Barclay's v. Local No. 757Annotate this Case
41 N.Y.2d 269 (1977)
Barclay's Ice Cream Co., Ltd., Respondent, v. Local No. 757 of the Ice Cream Drivers and Employees Union et al., Appellants.
Court of Appeals of the State of New York.
Argued January 6, 1977.
Decided February 10, 1977.
Stanley M. Berman, New York City, for appellant.
Jay Goldberg, New York City, for respondent.
Chief Judge BREITEL and Judges JASEN, GABRIELLI, WACHTLER, FUCHSBERG and COOKE concur.
We reject the proposition that under the doctrine of pre-emption our State courts must defer in this case to the exclusive competence of the National Labor Relations Board and thus are powerless to protect against the unlawful coercive activity designed by this union to erect an embargo on the flow of out-of-State goods into New York.
The Appellate Division reversed the order of Special Term *271 (which had denied plaintiff's motion for a preliminary injunction) on the law and in the exercise of discretion, and restrained defendants pendente lite from picketing and distributing written material aimed at discouraging purchases of ice cream manufactured outside, and sold within, New York State by Barclay's. The case is before us on appeal from the nonfinal order of the Appellate Division by leave granted by that court on a certified question inquiring whether the order was properly made. In that posture it must be presumed that questions of fact which defendants now contend exist were resolved in plaintiff's favor (CPLR 5612, subd [b]). Our only inquiry is whether on the facts deemed to have been established the Appellate Division had power to grant the injunctive relief that it did; if that power existed we do not inquire into the propriety of its exercise (Cohen and Karger, Powers of the New York Court of Appeals [rev ed], p 378).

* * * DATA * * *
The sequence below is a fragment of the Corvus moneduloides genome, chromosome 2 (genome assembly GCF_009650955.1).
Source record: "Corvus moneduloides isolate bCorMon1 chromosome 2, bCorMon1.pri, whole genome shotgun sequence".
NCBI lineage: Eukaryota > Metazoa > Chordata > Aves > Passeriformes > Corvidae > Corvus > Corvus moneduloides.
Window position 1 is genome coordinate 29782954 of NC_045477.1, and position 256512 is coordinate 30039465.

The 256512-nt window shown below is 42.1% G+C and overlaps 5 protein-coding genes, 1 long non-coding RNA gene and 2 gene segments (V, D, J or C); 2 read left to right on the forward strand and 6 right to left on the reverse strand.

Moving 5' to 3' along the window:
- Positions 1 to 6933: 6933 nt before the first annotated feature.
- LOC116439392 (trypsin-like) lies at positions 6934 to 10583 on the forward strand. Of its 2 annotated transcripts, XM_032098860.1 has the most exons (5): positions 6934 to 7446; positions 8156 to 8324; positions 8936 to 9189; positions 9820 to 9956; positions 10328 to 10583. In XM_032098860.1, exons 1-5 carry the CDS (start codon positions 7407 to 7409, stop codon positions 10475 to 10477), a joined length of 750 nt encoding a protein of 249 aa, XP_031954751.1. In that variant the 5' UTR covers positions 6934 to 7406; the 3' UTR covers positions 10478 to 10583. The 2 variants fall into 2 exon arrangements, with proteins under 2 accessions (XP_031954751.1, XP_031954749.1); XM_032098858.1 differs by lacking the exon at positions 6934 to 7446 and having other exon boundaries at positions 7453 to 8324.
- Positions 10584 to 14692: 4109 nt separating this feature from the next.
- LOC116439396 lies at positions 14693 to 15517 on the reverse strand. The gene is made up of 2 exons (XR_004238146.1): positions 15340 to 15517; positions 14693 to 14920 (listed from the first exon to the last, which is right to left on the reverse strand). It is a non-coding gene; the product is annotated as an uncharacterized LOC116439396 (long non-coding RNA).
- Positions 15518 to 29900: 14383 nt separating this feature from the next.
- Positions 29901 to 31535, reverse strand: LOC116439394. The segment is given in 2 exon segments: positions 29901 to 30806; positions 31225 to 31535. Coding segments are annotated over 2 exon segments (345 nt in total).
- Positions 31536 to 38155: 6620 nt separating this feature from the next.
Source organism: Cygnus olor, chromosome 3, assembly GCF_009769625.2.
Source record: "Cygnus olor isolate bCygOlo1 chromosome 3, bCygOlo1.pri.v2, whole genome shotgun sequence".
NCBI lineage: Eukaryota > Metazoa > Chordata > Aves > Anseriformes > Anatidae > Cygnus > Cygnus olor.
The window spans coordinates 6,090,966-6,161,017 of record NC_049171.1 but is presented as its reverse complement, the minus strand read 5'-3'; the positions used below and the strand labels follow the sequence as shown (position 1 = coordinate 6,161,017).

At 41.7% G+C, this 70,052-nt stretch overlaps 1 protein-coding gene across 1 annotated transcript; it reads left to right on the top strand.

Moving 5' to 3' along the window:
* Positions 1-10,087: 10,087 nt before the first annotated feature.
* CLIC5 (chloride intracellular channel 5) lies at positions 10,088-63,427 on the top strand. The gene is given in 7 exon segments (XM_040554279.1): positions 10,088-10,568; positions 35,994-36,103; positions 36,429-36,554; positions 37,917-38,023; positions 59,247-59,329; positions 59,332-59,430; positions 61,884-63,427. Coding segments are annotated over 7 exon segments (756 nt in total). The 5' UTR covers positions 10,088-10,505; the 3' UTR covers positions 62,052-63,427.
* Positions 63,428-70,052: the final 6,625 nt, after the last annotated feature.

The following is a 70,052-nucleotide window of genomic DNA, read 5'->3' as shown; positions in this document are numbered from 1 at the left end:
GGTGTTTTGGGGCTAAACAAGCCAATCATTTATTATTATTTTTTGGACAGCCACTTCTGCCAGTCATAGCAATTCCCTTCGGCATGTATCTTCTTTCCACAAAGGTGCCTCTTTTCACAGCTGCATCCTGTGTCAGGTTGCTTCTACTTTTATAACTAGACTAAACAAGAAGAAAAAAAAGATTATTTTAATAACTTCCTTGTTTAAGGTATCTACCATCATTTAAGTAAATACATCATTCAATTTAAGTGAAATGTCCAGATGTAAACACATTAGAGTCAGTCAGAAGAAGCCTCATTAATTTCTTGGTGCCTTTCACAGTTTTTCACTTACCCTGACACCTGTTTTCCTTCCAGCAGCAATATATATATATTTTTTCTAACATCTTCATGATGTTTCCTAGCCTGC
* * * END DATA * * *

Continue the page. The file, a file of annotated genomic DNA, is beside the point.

Barclay's is a New Jersey corporation engaged in the wholesale distribution of ice cream manufactured in Pennsylvania and Ohio to customers in New York and New Jersey. Local 757 represents employees engaged in the manufacture of ice cream in the New York City area. The employees of Barclay's suppliers, as well as Barclay's own employees, are represented by local unions affiliated with the same parent union as is Local 757. After the latter local had been unsuccessful in calling on Barclay's to purchase all its ice cream from certain designated manufacturers within New York, the local made known its intention to conduct a consumer boycott by picketing retail stores where ice cream distributed by Barclay's was sold and by handing out literature urging consumers not to buy Barclay's products, which were described as having been manufactured outside New York "under sub-standard labor conditions" a description found by the Appellate Division to be without basis in the record. Labor conditions existing at the manufacturing plants which supplied the ice cream distributed by Barclay's were determined under collective bargaining agreements negotiated by the locals representing the employees at those plants. The sole objective of the Local 757 action as described by its secretary-treasurer was "to protect our members' jobs" i.e., by compelling Barclay's to purchase locally produced ice cream rather than that manufactured in Pennsylvania and Ohio.